On Wed, May 11, 2005 at 08:00:20PM -0500, Patrick R. Michaud wrote:
: Somehow I'd like to get rid of those inner angles, so 
: that we always use  <+alpha>, <+digit>, <-sp>, <-punct> to 
: indicate named character classes, and specify combinations 
: with constructions like  <+alpha+punct-[aeiou]>  and  <+word-[_]>.  
: We'd still allow <[abc]> as a shortcut to <+[abc]>.

I like it.

: I haven't thought far ahead to the question of whether
: character classes would continue to occupy the same namespace
: as rules (as they do now) or if they become specialized kinds
: of rules or what.  I'll just leave it at this for now and
: see what the rest of p6l thinks.

Hmm, well, positive matches can be defined to traverse whatever the
longest sequence matched is, even if it's actually multiple characters
by some reckoning or other.  On the other hand, negative matches
can really only skip one character in the current view regardless of
how long the sequences in the class are, which function as a negative
lookahead for the subsequent character skip.  In other words, <-alpha>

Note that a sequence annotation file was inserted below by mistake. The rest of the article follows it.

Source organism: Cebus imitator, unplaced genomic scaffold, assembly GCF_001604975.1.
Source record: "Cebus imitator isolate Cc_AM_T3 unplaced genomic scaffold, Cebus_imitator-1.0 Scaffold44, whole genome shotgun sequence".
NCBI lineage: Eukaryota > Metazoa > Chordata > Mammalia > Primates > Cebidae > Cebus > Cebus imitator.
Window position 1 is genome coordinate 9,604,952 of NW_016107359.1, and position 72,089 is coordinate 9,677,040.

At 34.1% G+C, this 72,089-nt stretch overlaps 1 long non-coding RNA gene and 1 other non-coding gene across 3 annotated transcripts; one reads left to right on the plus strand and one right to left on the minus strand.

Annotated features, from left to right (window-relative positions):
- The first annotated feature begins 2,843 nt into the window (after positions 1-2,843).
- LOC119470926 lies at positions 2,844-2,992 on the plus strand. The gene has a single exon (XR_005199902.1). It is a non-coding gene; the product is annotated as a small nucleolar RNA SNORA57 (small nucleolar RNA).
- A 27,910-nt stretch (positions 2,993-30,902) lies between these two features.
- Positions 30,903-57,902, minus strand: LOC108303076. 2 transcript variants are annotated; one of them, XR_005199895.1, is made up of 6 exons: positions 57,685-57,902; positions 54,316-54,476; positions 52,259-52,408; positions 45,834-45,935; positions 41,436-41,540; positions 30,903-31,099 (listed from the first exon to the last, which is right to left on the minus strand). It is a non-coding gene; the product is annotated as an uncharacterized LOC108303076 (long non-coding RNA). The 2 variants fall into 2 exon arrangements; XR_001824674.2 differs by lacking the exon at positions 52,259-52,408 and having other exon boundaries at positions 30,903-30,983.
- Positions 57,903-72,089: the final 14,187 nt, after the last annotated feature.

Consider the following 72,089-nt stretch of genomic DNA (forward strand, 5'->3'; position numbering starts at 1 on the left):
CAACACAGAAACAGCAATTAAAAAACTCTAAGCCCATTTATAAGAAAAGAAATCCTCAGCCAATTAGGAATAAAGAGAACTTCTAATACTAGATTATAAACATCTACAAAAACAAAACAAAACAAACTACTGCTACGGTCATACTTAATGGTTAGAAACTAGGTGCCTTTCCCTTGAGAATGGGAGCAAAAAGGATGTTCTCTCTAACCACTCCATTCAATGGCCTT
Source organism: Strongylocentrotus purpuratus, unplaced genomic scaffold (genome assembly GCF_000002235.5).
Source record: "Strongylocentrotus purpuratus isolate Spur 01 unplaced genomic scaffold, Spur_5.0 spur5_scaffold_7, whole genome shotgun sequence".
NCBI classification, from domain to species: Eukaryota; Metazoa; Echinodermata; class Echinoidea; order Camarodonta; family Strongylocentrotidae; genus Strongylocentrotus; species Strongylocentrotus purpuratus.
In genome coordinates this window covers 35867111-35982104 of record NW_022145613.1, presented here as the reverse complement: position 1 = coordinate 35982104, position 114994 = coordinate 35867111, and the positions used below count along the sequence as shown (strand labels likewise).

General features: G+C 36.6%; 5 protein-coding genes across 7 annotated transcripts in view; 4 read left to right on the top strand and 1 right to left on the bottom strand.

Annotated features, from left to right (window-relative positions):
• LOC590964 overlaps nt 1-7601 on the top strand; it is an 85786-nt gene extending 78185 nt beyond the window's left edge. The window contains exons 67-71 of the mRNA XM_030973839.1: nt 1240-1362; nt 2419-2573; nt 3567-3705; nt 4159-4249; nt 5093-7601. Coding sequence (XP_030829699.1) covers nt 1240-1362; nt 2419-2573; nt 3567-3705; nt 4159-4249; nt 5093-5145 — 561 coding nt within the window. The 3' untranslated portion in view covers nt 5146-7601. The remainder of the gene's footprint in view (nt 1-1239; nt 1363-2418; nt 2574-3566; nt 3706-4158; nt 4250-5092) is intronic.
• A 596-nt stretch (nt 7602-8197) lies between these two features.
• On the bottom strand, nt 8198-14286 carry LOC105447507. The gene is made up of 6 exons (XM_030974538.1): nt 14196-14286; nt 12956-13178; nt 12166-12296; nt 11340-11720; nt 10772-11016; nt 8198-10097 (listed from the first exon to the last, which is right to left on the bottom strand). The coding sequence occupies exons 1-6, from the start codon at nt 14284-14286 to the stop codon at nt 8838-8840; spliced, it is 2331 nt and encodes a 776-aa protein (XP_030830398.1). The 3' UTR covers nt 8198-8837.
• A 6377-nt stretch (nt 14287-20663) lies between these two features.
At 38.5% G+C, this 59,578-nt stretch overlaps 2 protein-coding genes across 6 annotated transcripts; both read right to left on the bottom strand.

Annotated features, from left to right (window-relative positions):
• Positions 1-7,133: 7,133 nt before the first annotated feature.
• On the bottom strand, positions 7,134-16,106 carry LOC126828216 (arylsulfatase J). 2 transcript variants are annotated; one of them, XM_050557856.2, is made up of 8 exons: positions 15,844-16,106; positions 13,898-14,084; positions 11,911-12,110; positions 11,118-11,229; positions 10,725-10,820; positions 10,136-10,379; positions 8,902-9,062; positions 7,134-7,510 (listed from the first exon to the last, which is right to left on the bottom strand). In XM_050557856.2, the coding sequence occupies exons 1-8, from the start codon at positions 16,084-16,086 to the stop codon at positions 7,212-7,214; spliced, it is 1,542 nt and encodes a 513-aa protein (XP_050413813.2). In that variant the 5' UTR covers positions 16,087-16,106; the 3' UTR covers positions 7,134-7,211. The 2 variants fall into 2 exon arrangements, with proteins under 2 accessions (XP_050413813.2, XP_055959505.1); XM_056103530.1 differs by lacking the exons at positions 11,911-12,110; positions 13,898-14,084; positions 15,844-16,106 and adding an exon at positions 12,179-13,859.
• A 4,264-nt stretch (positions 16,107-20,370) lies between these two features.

really means something like [<!alpha> .]

But then it's not entirely clear how character class set theory works.
Another thing we have to work out.  Obviously + and - are ordered,
and we probably want & and | for actual set operations.  But does
<-[a]> negate only a preceding 'a' or all characters that use 'a'
as the base character along with subsequent combining characters?
We're almost getting into a wildcarding situation there...

In any event, the takehome message here is that characters cannot
be assumed to be constant width any more.

I think this argues that character classes really are rules of a sort.


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